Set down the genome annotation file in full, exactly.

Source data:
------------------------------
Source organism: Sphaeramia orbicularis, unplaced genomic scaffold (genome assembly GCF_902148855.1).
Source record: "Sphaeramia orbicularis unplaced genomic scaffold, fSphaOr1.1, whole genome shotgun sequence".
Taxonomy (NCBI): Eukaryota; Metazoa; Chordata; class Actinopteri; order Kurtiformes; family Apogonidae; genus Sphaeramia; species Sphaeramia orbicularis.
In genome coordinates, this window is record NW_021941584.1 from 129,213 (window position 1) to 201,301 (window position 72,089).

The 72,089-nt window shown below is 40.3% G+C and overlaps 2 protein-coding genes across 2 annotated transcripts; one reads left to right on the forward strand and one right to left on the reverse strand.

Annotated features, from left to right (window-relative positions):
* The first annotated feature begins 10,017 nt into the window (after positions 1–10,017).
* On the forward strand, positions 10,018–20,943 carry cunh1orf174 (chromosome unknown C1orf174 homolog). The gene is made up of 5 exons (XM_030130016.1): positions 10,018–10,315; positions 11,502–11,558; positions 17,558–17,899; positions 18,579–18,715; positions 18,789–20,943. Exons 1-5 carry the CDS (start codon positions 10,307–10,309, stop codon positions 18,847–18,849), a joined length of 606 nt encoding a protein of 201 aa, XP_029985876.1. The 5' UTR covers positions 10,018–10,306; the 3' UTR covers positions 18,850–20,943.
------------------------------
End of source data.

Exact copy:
Source organism: Sphaeramia orbicularis, unplaced genomic scaffold (genome assembly GCF_902148855.1).
Source record: "Sphaeramia orbicularis unplaced genomic scaffold, fSphaOr1.1, whole genome shotgun sequence".
Taxonomy (NCBI): Eukaryota; Metazoa; Chordata; class Actinopteri; order Kurtiformes; family Apogonidae; genus Sphaeramia; species Sphaeramia orbicularis.
In genome coordinates, this window is record NW_021941584.1 from 129,213 (window position 1) to 201,301 (window position 72,089).

The 72,089-nt window shown below is 40.3% G+C and overlaps 2 protein-coding genes across 2 annotated transcripts; one reads left to right on the forward strand and one right to left on the reverse strand.

Annotated features, from left to right (window-relative positions):
* The first annotated feature begins 10,017 nt into the window (after positions 1–10,017).
* On the forward strand, positions 10,018–20,943 carry cunh1orf174 (chromosome unknown C1orf174 homolog). The gene is made up of 5 exons (XM_030130016.1): positions 10,018–10,315; positions 11,502–11,558; positions 17,558–17,899; positions 18,579–18,715; positions 18,789–20,943. Exons 1-5 carry the CDS (start codon positions 10,307–10,309, stop codon positions 18,847–18,849), a joined length of 606 nt encoding a protein of 201 aa, XP_029985876.1. The 5' UTR covers positions 10,018–10,306; the 3' UTR covers positions 18,850–20,943.